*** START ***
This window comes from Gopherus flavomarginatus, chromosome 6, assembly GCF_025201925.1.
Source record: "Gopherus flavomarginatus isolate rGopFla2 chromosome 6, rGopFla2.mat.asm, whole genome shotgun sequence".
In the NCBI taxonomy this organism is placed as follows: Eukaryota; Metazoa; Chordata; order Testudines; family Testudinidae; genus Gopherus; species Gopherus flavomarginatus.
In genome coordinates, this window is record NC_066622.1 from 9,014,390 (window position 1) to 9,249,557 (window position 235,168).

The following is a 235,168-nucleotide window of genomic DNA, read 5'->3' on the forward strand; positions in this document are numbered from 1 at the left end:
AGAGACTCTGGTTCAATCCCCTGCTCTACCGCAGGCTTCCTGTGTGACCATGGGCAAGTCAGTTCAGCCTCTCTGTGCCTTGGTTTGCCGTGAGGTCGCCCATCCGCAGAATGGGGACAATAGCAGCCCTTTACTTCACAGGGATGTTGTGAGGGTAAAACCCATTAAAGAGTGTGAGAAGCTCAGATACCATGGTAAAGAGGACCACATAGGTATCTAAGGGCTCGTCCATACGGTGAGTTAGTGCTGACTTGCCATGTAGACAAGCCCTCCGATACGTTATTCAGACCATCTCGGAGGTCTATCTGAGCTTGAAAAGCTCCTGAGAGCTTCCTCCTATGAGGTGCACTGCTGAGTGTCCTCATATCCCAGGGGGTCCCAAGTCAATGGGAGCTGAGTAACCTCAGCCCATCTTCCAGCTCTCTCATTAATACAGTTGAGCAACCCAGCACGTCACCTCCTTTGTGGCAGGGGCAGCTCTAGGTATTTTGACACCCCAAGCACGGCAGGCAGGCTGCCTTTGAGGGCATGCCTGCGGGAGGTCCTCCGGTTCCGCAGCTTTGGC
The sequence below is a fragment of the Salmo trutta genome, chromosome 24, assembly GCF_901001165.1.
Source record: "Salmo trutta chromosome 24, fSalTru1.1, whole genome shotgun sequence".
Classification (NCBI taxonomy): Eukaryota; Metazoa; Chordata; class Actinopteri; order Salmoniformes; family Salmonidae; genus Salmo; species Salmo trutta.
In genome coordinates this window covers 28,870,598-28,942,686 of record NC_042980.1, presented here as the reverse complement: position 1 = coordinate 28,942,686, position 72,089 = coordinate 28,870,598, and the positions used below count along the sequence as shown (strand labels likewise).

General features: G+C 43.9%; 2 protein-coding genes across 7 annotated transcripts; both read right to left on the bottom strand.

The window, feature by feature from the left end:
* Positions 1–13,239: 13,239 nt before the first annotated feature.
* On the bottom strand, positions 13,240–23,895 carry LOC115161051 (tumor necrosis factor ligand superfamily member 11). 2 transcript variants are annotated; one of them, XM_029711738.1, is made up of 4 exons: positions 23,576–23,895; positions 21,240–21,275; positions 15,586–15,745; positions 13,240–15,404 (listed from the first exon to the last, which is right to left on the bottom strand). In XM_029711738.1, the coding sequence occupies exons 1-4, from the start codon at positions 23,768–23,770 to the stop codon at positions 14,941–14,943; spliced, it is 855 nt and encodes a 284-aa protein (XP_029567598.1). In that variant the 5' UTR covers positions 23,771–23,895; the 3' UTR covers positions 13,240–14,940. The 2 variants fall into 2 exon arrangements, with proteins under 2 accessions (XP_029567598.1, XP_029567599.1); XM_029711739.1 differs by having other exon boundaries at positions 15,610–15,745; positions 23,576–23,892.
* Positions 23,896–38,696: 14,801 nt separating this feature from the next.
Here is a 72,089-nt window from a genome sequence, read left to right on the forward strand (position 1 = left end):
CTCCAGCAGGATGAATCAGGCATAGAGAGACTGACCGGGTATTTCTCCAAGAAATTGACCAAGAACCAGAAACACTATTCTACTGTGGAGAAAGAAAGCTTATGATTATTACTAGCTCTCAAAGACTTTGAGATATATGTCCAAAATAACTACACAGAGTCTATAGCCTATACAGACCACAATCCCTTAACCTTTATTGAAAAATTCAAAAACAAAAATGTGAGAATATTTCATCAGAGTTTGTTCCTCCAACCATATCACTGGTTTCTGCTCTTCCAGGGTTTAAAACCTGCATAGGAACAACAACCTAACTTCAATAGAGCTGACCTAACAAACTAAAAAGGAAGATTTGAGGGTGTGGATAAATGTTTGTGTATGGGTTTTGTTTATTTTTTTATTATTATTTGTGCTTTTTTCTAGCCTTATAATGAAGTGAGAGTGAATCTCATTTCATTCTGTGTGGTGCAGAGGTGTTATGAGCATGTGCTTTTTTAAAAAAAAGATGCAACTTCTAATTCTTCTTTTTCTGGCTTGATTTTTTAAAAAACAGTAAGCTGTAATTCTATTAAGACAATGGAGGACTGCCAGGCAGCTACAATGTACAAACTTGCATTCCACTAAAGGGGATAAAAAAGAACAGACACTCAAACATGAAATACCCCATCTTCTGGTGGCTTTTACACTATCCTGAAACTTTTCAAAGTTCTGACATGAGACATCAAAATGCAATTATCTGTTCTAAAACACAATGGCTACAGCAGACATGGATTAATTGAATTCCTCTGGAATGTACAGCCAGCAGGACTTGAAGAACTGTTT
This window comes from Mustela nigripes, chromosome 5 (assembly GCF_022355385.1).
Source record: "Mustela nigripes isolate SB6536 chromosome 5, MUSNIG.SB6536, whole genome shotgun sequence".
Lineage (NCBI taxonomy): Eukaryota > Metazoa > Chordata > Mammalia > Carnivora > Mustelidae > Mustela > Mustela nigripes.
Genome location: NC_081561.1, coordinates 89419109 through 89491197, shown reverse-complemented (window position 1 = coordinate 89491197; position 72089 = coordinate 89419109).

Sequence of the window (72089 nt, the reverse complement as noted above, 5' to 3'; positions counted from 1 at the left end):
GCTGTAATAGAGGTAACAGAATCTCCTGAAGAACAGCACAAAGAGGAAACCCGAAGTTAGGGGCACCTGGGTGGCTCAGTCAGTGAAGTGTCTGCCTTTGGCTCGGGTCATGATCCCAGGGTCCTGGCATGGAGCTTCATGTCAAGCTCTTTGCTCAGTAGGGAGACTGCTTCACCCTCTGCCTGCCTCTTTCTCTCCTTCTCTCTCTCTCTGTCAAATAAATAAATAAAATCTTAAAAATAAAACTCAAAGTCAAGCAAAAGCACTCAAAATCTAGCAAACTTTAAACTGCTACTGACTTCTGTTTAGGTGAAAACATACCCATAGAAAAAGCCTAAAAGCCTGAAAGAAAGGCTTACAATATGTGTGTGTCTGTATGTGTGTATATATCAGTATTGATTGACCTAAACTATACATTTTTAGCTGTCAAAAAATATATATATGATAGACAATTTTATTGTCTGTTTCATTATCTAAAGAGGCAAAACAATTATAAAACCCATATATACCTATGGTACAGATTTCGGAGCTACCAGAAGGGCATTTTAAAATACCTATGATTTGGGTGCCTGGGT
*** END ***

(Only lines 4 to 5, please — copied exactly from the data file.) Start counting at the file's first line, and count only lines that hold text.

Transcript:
In genome coordinates, this window is record NC_066622.1 from 9,014,390 (window position 1) to 9,249,557 (window position 235,168).

The following is a 235,168-nucleotide window of genomic DNA, read 5'->3' on the forward strand; positions in this document are numbered from 1 at the left end: